Essay / 9 June 2020

Uh baby, it's a mild world. But poetry is still slaughter.

Week of the Festival: Krems, Austria

Safe and sound …

Generally speaking, things are getting easier for us day by day, less chaotic, more structured, and at the same time — more rigid, more controlled. Don't be afraid, you’re safe. Smart living is here. To comfort you and hold you dear. To keep the dirt out. To cut this wild and crazy world into small pieces. Byte by byte, piece by piece — sounds peaceful somehow. That's how you can chew it, how you can swallow it without the risk of a sore throat or having to consider worse consequences.

… in a brave new world

We're living in a brave new world. The web has everything that we might crave for. It has got the remedies for our fears and insecurities, for our flaws and failures. That's what it promises, at least. There’s no need to be brave anymore. We can trust the smart safety systems that track us non-stop, that follow every single one of our steps into the tiniest alleys and deep down into our wildest dreams. They know the shape of our fingerprints, they are familiar with our irises, they can tell the distance from our ears to our nose. It’s peculiar somehow: the traces we leave behind have become our persecutors. Big data is a bliss and it's not. But it hides its shadows well. Anyway, do we even want to recognise them? Our lives became too comfortable in a way. Convenience is bliss. Safety is bliss. Ignorance is bliss. Do we bother that much? And ain’t we magpies after all? We take what sparkles and leave the rest. And well, we’re humans, we love to be cheered and supported.


A digits’ world — a rigid world? It’s in the making. People are still busy teaching each other on social media: be wise and walk the line, be wise and shine. Be smart, make money, make the best out of your online friends. That's what they are for. The message is clear: leave your guts where they are, we don't want to see what's inside you. All that nasty stuff. All those weird and tangled up emotions. That dump of fear, that heap of hate. Uh baby, it’s a mild world. Optimise yourself. Go on social media and shine. Put your ghosts in the backyard, hide your shadow while recording. Be careful. Don’t challenge people, don’t play with your audience. Don’t throw a bone at them they probably cannot chew. 

Heaven and slaughter

“How can one bathe without undressing, or write without laying bare one’s soul?”, Dorothy Bussy, an English novelist and translator close to the Bloomsbury Group once wrote. 
Big data may be the Dorian Gray of our time. Ambiguous as hell. So is poetry. Poetry is a bliss and it's not. However, it does absolutely nothing to hide that. It is obvious: there's (much) “good” and (probably even more) “bad” in it. Literature means likewise joy and unease, good and evil, heaven and hell — it can be outstanding, outrageous or boring, petrifying and calm. But once you've turned to it, you can't turn away from it, it’s hard to ignore. There's hate in it, fear and loathing, conflict, misunderstanding, guilt and scorn. There's chance and hope and brilliance. There's magic, there's bleakness, maybe the wish to have never been born.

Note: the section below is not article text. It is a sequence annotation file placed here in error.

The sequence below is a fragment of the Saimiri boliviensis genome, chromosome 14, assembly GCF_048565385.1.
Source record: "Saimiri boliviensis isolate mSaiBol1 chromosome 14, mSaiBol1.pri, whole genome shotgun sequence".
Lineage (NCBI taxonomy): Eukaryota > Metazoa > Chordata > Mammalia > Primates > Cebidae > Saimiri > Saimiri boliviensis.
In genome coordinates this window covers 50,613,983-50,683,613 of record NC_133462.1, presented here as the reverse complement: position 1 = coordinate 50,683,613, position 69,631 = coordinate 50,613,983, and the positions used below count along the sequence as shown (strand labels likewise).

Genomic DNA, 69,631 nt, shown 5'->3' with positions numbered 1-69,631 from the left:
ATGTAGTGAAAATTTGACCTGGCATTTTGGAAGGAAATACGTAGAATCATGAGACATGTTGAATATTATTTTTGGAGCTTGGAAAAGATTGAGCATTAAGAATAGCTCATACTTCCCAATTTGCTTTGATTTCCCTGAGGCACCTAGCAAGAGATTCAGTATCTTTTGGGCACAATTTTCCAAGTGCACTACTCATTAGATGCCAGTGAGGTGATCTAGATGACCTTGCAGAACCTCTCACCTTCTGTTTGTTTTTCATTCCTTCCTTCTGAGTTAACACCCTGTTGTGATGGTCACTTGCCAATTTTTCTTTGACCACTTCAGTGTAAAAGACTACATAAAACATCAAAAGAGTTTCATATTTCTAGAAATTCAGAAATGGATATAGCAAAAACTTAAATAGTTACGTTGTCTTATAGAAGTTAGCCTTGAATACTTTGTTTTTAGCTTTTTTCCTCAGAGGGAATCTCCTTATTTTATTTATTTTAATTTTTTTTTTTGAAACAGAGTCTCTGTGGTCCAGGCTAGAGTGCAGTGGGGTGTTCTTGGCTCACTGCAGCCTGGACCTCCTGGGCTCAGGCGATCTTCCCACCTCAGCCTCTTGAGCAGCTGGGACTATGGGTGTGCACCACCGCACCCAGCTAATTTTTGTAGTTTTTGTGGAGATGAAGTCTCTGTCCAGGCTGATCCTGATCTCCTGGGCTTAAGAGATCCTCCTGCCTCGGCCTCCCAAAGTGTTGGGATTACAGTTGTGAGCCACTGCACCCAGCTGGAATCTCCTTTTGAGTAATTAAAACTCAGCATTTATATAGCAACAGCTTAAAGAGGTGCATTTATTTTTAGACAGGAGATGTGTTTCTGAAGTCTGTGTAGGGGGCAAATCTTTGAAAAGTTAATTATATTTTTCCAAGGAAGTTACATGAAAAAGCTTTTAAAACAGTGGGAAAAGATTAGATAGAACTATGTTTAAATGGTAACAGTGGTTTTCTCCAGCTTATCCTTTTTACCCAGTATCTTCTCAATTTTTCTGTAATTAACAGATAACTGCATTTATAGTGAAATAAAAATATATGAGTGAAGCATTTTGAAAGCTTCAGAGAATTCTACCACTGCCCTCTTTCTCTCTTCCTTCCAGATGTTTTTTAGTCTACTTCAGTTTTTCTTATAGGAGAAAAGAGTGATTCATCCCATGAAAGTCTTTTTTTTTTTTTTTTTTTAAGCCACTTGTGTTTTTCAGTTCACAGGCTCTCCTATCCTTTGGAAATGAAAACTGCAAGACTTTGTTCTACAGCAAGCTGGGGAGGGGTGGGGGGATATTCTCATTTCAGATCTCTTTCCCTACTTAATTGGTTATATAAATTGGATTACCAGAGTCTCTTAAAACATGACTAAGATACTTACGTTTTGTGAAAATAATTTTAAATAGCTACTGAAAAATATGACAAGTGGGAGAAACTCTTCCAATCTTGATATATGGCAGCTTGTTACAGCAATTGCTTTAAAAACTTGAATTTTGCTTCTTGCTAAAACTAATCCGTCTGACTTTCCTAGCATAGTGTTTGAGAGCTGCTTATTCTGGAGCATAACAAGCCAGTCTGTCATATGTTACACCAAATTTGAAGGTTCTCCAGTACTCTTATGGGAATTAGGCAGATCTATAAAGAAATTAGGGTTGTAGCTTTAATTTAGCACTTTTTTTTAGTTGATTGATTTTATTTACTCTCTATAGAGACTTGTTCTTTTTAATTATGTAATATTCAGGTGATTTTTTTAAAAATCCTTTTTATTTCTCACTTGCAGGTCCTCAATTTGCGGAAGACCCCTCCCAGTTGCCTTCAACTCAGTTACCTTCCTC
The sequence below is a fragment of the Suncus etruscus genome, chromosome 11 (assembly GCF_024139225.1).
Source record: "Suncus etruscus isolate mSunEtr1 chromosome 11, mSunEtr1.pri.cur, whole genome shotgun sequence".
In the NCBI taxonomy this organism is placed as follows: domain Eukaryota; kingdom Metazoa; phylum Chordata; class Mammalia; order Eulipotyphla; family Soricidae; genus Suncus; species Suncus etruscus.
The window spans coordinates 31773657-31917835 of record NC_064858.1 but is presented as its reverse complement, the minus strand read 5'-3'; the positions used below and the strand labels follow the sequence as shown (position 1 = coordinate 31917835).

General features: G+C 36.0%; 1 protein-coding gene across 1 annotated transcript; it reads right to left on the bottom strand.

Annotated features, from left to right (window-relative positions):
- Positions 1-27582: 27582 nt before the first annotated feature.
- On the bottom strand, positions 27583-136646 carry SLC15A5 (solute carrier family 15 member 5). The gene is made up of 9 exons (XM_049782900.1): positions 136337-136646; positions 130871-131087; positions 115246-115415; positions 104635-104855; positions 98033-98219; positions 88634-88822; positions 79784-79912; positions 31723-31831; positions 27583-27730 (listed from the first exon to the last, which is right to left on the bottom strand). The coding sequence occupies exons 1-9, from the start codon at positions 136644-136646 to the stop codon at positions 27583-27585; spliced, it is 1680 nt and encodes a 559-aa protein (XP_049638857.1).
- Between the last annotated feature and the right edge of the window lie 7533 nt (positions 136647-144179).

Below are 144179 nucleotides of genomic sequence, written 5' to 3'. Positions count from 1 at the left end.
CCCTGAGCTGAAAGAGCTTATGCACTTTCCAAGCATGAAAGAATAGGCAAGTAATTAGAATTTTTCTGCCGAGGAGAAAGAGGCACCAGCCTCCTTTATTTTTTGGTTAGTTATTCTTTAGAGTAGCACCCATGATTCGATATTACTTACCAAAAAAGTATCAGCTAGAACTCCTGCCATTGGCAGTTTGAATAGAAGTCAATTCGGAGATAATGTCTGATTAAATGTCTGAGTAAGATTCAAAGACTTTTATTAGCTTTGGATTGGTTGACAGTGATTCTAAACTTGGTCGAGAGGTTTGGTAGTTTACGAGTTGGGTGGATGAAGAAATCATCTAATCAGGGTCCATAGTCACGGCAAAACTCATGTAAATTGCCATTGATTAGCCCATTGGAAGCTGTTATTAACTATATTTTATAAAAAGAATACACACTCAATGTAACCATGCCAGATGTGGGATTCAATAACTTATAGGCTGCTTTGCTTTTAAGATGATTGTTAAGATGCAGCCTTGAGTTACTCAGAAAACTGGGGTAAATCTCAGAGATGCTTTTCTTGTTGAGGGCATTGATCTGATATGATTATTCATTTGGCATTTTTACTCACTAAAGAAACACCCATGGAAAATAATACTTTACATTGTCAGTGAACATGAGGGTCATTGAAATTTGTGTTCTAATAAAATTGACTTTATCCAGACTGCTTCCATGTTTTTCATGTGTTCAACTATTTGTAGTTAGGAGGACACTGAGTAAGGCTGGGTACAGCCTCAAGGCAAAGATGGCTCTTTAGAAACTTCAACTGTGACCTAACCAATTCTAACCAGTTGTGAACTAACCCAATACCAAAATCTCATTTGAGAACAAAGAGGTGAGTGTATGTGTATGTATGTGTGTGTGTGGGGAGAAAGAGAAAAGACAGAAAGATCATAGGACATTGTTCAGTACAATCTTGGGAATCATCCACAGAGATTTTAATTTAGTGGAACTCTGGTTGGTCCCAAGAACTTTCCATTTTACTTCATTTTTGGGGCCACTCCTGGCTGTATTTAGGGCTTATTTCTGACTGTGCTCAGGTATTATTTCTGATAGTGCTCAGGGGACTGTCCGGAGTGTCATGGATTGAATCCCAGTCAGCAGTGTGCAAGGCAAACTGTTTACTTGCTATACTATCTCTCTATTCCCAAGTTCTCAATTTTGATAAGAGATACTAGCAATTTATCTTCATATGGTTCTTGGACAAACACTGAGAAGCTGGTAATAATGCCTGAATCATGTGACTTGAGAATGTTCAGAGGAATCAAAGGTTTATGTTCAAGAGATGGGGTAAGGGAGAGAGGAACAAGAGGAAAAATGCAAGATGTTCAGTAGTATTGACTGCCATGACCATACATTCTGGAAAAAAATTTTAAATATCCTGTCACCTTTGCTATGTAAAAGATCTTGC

Thomas Eakins, Baby at play.


Regarding Austrian literature, it may be labeled with many terms: “boring” certainly is not amongst them, I’d say. It’s doubting, playful, angry and passionate and as diverse and genuine as its artists. Besides, it is infatuated with its language. A love that has lasted for decades or even centuries. To play, however, means to take a risk, the unknown path that leads into the wide open, to places you have never reached before. And to eventually come back with that satisfied glance and that calm feeling inside. But playing usually also means to be active, to stay awake, alert and alive, to doubt one’s own as well as others’ behaviour, to speak up, question the status quo, rules, trends and traditions, to ask questions to the ones in power and stand up against injustice, repelling the small-minded, stubborn and racist, and resisting coming to terms with conditions that are inhuman. 

Beautifully arranged

We may sit at our desks right now — probably near the window —, with eyes wide open and a constantly pondering and wondering mind contemplating the world, a keyboard beneath us or a pen prepared to spit it all out. Still we hesitate sometimes. We are suspicious about ourselves. Shouldn’t we rather stick to our logic and hide our feelings and experiences inside? And after all, there are too many truths out there, who would be interested in mine? Well, I am, for once. I am deeply interested in truthful things, in your doubts and struggles as a human being, whatever you may do for a living, whoever you may be. In the end, all of them are mine. So is your joy. The tales we share create a bond between us. In uncertain times, when things change over night, it becomes obvious. Tales connect us — there’s a heritage and a creative soul that we share.

So when my pen starts to pause, I give advice to myself: be angry. Be vulnerable. Be fearful. Be alive. Wear your heart on your sleeve, put your guts to the surface, just be sure that they’re — that’s how I like them — beautifully arranged. 


Angelika Stallhofer

Angelika Stallhofer was born in 1983 in Villach, Carinthia, Austria and is currently based in Vienna. She studied Communication Science in Vienna and Hamburg and Creative Writing at the “Institut für Narrative Kunst”. She writes poetry and prose that has been published in literary magazines and anthologies. She received the Austrian “Buchprämie” for her first book “Adrian oder: Die unzählbaren Dinge”, published in 2018 by Kremayr und Scheriau.